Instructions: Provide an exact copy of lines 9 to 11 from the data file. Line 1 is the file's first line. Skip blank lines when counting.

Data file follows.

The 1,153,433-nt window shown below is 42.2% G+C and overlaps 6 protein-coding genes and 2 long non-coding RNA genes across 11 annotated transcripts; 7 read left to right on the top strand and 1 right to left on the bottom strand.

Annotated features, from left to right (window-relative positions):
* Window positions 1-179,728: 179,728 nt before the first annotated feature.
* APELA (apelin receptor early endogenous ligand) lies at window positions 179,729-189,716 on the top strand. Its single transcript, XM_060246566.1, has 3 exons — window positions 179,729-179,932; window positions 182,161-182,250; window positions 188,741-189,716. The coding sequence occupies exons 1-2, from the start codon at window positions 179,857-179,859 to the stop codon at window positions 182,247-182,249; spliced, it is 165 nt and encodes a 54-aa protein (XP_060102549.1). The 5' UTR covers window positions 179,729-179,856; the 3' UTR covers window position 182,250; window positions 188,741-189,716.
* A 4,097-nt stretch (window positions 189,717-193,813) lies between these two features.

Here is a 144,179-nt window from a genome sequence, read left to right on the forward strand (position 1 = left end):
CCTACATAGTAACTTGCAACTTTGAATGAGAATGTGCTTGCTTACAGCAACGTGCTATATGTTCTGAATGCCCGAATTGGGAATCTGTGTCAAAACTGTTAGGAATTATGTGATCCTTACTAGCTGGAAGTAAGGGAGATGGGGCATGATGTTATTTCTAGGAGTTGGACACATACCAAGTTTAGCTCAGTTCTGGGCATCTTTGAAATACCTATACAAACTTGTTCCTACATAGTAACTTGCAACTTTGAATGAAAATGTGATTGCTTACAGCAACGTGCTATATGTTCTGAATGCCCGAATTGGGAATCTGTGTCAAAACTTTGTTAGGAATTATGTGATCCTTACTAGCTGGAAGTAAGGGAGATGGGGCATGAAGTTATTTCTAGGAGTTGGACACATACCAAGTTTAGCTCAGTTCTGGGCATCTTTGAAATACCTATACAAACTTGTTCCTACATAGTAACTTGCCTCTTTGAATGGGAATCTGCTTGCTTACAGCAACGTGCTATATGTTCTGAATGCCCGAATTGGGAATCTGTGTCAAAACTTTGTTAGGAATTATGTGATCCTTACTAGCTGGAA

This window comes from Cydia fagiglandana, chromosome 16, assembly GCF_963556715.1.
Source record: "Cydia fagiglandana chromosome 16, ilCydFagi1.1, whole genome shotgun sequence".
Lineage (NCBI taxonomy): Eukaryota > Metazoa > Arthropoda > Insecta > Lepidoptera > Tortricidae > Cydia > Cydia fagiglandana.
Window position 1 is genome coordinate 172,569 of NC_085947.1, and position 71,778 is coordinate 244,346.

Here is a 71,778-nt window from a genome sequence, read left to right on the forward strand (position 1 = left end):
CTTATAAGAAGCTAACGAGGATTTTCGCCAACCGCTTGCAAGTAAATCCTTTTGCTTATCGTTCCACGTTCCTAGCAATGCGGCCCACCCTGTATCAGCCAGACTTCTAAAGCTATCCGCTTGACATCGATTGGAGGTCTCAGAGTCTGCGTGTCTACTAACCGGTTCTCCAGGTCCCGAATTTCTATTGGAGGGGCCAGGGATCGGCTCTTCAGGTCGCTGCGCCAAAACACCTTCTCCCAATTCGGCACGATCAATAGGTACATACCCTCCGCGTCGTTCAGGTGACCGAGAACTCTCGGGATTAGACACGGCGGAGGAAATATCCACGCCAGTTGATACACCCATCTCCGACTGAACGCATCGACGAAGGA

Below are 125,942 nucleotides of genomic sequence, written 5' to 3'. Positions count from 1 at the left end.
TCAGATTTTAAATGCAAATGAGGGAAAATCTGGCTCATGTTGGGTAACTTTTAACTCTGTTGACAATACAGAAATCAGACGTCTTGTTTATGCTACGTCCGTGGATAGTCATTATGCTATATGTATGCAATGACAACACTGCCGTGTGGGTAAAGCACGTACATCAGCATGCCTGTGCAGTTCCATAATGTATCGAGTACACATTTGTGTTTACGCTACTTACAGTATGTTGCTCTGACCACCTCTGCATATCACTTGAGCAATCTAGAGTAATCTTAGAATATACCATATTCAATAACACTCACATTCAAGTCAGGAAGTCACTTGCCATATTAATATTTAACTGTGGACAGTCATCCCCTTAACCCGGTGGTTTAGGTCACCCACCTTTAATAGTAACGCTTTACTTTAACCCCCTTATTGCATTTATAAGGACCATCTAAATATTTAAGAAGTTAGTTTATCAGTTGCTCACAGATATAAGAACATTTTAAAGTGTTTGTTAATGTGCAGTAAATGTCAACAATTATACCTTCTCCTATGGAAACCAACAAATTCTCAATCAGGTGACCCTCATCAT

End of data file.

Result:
Source record: "Cydia fagiglandana chromosome 16, ilCydFagi1.1, whole genome shotgun sequence".
Lineage (NCBI taxonomy): Eukaryota > Metazoa > Arthropoda > Insecta > Lepidoptera > Tortricidae > Cydia > Cydia fagiglandana.
Window position 1 is genome coordinate 172,569 of NC_085947.1, and position 71,778 is coordinate 244,346.